Sarah Silverman, authors allege Meta used copyrighted content to train AI model

The lawsuit claims that Meta's lawyers knew the datasets training its AI models included copyrighted content

A lawsuit against Meta filed by authors and content creators alleges the company trained its artificial intelligence (AI) models on copyrighted materials despite Meta’s lawyers' warning of the legal ramifications, according to a new filing in the suit.

The lawsuit was filed this summer by a group of content creators including comedian Sarah Silverman, Pulitzer Prize winner Michael Chabon and other prominent authors. They allege that Facebook's parent company Meta infringed their copyrights by using their work to train its Llama AI model. Large language models train AI programs using vast amounts of data like text, images and video to teach the program how to associate users’ prompts with existing content.

The group revised its lawsuit after a California judge dismissed part of it last month while allowing them to revise their suit. The amended complaint filed in federal court late Monday includes chat logs of a Meta-affiliated researcher who discussed the use of a dataset on the discord server and noted that the company’s lawyers raised concerns about its inclusion of copyrighted content in response to his inquiries.

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Sarah Silverman

The lawsuit filed by comedian Sarah Silverman and a group of authors against Meta alleges the company knew its AI models were being trained on copyrighted content. (Jason Kempin/Getty Images / Getty Images)

Tim Dettmers, an AI researcher who worked with Meta, discussed on a public Discord server the procurement of a dataset called "The Pile" that was compiled by EleutherAI. The Pile included a section called Books3, which included 196,640 books according to a comment made by the person who assembled it that was cited in the complaint.

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Dettmers said in November 2020 that he was interested in using The Pile dataset for research and noted that Meta was worried about portions of the dataset having legal concerns and added, "At Facebook we need to get legal approval if we want to publish with certain datasets and lawyers will work on it and verify if there [are] any deep concerns… I think if the process reveals some problems I would be allowed to share that information with you and we maybe could work together to work around that."

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Meta, the parent company of Facebook and Instagram, is facing a lawsuit over alleged copyright infringement in training its AI models. (REUTERS/Dado Ruvic/Illustration / Reuters Photos)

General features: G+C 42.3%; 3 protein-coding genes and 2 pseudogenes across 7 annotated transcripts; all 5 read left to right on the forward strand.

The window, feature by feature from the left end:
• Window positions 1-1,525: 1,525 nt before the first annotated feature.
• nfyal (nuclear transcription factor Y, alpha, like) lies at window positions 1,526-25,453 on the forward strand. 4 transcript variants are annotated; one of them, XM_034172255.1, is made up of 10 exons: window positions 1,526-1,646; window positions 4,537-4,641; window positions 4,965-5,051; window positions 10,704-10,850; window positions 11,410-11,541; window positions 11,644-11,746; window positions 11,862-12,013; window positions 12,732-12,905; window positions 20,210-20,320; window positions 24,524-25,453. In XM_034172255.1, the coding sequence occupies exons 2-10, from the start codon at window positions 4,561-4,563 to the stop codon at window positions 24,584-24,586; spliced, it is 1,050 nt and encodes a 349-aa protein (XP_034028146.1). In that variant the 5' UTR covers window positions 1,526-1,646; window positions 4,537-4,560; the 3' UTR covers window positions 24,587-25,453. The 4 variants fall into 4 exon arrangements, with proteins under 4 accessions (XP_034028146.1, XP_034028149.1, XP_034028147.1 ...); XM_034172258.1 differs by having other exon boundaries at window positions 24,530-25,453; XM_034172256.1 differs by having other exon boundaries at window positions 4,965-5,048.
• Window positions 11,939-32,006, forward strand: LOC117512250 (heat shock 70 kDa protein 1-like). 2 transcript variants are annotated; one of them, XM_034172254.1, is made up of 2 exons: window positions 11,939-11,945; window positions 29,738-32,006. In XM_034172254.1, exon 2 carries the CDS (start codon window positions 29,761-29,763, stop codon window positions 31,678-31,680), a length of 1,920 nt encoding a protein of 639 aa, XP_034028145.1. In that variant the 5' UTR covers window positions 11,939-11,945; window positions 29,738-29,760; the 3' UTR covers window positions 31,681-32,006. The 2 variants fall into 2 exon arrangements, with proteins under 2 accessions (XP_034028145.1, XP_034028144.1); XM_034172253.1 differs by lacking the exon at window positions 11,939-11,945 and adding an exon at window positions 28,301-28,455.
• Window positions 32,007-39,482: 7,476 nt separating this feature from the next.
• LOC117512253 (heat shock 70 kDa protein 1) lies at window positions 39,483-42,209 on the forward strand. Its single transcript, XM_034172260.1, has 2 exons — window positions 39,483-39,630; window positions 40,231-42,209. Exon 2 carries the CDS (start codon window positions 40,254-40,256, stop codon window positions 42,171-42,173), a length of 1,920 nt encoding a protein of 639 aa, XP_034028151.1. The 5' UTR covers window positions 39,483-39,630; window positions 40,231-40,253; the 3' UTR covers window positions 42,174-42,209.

Another poster on the EleutherAI Discord server noted that the legal department "is most likely to be worried about books3 which contains the text of books with active copyrights" because that is a "legal grey area" in the U.S. because it hasn’t been litigated leaving legal questions unresolved.

Dettmers posted in December that lawyers had noted issues with Bibliotik, the database the Books3 section was sourced from, and they "recommended to avoid" the dataset and that "it seems to be already clear that the data cannot be used or models cannot be published if they are trained on that data." 

Dettmers followed up in January 2021 to say that the current version of The Pile was too legally problematic to use and see if there would be a way to make it useable for companies with legal concerns.

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Meta Platforms Executive Chairman Mark Zuckerberg gestures to the Facebook Messenger logo

Meta released its Llama 2 model earlier this year, which the lawsuit claims was trained on copyrighted content. (REUTERS/Stephen Lam / Reuters Photos)

"At Facebook there are a lot of people interested in working with [T]he [P]ile, including myself, but in its current form, we are unable to use it for legal reasons," he wrote. "Would there be interest in working on this together, that is a Pile version which can be used without any issues at companies that [are] require[d] to follow more stringent legal criteria?"

The plaintiffs’ complaint states that despite the issues with the Books3 database it was included in the Llama 1 training dataset from December 2022 to February 2023. The filing adds that the plaintiffs believe Meta’s Llama 2 model was also trained on Books3 from January to July 2023, when the lawsuit was initially filed, although Meta hasn’t disclosed the training sources for Llama 2.

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The lawsuit added that EleutherAI removed the conversation about The Pile and Books3 from public view in August 2023. 

Additionally, it said that the Books3 dataset was removed The Eye, a website linked to by EleutherAI, in August 2023 following a copyright takedown notice from a group in Denmark, and it was also removed from the AI project hosting service Hugging Face "due to reported copyright infringement" in October 2023.

Meta did not immediately respond to a request for comment.

Reuters contributed to this report.